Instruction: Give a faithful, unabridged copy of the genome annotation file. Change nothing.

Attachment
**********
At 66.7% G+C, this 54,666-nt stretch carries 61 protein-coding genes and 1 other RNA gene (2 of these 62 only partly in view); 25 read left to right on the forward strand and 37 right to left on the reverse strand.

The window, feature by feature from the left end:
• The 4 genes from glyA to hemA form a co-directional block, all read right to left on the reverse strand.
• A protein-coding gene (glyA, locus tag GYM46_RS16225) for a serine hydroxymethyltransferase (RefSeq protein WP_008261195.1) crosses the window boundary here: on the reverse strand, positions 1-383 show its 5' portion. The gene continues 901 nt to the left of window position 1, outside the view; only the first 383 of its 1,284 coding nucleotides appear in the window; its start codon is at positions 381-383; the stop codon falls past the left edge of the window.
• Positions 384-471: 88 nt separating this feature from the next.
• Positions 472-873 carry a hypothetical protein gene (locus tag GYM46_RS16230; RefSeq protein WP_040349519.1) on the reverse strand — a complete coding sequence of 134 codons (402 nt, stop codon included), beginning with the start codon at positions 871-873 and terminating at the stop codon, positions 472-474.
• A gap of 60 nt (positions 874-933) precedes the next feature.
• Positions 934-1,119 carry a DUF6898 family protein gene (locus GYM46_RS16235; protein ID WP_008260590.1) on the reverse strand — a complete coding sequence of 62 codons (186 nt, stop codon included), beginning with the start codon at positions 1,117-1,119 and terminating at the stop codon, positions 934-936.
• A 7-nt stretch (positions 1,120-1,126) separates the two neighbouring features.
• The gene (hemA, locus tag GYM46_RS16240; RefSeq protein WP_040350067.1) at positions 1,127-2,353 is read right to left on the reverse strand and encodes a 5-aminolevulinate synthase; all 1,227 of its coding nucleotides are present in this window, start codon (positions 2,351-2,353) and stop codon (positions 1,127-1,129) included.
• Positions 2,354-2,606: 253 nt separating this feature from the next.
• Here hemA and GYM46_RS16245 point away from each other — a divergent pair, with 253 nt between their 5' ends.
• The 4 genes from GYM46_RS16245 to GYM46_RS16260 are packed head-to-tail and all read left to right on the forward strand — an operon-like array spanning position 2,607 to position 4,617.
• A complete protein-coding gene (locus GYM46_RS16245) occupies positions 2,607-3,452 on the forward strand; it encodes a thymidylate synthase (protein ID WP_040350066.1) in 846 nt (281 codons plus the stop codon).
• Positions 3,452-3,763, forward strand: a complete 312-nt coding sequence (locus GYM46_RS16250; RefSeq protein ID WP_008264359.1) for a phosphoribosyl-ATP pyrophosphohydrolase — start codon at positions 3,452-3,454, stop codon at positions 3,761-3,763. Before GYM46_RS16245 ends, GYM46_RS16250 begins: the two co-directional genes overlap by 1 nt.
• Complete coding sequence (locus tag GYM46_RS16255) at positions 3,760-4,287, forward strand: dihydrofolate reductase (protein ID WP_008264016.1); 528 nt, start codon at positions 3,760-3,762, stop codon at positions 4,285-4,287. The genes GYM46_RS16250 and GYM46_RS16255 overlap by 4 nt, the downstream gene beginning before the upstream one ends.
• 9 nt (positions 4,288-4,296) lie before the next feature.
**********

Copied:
At 66.7% G+C, this 54,666-nt stretch carries 61 protein-coding genes and 1 other RNA gene (2 of these 62 only partly in view); 25 read left to right on the forward strand and 37 right to left on the reverse strand.

The window, feature by feature from the left end:
• The 4 genes from glyA to hemA form a co-directional block, all read right to left on the reverse strand.
• A protein-coding gene (glyA, locus tag GYM46_RS16225) for a serine hydroxymethyltransferase (RefSeq protein WP_008261195.1) crosses the window boundary here: on the reverse strand, positions 1-383 show its 5' portion. The gene continues 901 nt to the left of window position 1, outside the view; only the first 383 of its 1,284 coding nucleotides appear in the window; its start codon is at positions 381-383; the stop codon falls past the left edge of the window.
• Positions 384-471: 88 nt separating this feature from the next.
• Positions 472-873 carry a hypothetical protein gene (locus tag GYM46_RS16230; RefSeq protein WP_040349519.1) on the reverse strand — a complete coding sequence of 134 codons (402 nt, stop codon included), beginning with the start codon at positions 871-873 and terminating at the stop codon, positions 472-474.
• A gap of 60 nt (positions 874-933) precedes the next feature.
• Positions 934-1,119 carry a DUF6898 family protein gene (locus GYM46_RS16235; protein ID WP_008260590.1) on the reverse strand — a complete coding sequence of 62 codons (186 nt, stop codon included), beginning with the start codon at positions 1,117-1,119 and terminating at the stop codon, positions 934-936.
• A 7-nt stretch (positions 1,120-1,126) separates the two neighbouring features.
• The gene (hemA, locus tag GYM46_RS16240; RefSeq protein WP_040350067.1) at positions 1,127-2,353 is read right to left on the reverse strand and encodes a 5-aminolevulinate synthase; all 1,227 of its coding nucleotides are present in this window, start codon (positions 2,351-2,353) and stop codon (positions 1,127-1,129) included.
• Positions 2,354-2,606: 253 nt separating this feature from the next.
• Here hemA and GYM46_RS16245 point away from each other — a divergent pair, with 253 nt between their 5' ends.
• The 4 genes from GYM46_RS16245 to GYM46_RS16260 are packed head-to-tail and all read left to right on the forward strand — an operon-like array spanning position 2,607 to position 4,617.
• A complete protein-coding gene (locus GYM46_RS16245) occupies positions 2,607-3,452 on the forward strand; it encodes a thymidylate synthase (protein ID WP_040350066.1) in 846 nt (281 codons plus the stop codon).
• Positions 3,452-3,763, forward strand: a complete 312-nt coding sequence (locus GYM46_RS16250; RefSeq protein ID WP_008264359.1) for a phosphoribosyl-ATP pyrophosphohydrolase — start codon at positions 3,452-3,454, stop codon at positions 3,761-3,763. Before GYM46_RS16245 ends, GYM46_RS16250 begins: the two co-directional genes overlap by 1 nt.
• Complete coding sequence (locus tag GYM46_RS16255) at positions 3,760-4,287, forward strand: dihydrofolate reductase (protein ID WP_008264016.1); 528 nt, start codon at positions 3,760-3,762, stop codon at positions 4,285-4,287. The genes GYM46_RS16250 and GYM46_RS16255 overlap by 4 nt, the downstream gene beginning before the upstream one ends.
• 9 nt (positions 4,288-4,296) lie before the next feature.